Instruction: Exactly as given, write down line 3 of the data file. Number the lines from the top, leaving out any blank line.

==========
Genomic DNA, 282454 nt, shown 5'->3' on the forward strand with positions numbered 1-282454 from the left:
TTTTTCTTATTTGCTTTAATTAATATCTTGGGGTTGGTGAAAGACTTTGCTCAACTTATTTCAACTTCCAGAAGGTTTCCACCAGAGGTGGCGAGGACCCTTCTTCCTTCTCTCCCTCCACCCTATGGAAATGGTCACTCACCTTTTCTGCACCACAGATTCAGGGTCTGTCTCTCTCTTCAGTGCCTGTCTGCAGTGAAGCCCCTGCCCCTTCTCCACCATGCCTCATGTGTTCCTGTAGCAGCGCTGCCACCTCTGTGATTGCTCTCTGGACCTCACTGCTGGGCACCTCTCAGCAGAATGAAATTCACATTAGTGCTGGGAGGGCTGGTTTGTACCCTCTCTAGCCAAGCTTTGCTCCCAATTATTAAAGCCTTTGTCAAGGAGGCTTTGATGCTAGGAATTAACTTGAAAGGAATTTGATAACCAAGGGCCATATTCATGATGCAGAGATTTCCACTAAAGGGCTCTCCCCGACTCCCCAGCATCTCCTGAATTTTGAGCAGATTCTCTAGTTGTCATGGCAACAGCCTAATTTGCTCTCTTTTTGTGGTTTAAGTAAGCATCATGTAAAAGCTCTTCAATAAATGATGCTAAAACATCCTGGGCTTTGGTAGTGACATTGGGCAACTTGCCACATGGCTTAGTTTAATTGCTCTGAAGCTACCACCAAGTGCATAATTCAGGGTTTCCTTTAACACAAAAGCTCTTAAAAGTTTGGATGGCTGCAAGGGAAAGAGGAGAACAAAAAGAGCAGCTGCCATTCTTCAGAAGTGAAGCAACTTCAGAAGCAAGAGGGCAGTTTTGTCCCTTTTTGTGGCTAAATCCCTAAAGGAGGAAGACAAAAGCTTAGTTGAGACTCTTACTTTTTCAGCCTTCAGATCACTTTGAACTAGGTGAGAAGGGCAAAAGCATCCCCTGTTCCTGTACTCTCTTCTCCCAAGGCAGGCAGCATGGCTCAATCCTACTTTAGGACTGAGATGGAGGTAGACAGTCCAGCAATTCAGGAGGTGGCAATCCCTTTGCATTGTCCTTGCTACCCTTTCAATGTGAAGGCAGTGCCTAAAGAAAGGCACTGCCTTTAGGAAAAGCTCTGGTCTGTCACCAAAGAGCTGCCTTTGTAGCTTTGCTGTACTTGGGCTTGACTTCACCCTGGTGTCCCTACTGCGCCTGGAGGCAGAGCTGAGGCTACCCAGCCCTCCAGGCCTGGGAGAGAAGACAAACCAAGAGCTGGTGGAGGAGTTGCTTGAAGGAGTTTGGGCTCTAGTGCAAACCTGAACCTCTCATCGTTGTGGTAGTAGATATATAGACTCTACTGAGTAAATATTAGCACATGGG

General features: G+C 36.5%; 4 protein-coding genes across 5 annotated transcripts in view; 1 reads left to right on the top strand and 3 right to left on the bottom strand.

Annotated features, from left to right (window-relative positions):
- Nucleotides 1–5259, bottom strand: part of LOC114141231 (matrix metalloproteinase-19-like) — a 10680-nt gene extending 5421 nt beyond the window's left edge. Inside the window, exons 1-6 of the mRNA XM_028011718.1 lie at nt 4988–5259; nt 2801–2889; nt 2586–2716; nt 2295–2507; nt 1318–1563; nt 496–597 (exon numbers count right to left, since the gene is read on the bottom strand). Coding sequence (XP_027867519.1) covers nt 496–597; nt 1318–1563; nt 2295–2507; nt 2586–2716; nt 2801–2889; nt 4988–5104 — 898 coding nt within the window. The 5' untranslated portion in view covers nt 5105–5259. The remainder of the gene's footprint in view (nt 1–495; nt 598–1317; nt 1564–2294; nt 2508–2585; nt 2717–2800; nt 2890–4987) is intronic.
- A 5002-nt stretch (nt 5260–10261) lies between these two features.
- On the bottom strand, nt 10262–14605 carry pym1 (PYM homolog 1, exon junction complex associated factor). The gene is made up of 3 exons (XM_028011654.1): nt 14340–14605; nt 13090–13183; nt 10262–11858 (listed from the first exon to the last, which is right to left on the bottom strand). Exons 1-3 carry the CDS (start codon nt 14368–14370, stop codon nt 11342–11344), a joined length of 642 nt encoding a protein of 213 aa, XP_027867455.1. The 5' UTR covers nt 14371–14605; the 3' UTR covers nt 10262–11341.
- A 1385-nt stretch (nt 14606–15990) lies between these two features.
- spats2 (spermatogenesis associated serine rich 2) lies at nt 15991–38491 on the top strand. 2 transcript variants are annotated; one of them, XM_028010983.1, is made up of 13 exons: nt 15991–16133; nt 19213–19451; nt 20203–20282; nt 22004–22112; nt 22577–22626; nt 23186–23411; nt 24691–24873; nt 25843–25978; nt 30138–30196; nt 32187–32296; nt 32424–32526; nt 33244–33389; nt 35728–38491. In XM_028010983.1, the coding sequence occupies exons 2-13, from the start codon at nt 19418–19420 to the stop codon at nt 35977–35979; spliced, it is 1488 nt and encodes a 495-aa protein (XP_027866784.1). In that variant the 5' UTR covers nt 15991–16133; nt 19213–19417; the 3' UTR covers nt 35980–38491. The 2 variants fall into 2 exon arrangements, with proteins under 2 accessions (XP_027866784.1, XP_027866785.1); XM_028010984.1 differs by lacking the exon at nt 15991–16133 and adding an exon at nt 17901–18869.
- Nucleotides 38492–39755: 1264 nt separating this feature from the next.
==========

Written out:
General features: G+C 36.5%; 4 protein-coding genes across 5 annotated transcripts in view; 1 reads left to right on the top strand and 3 right to left on the bottom strand.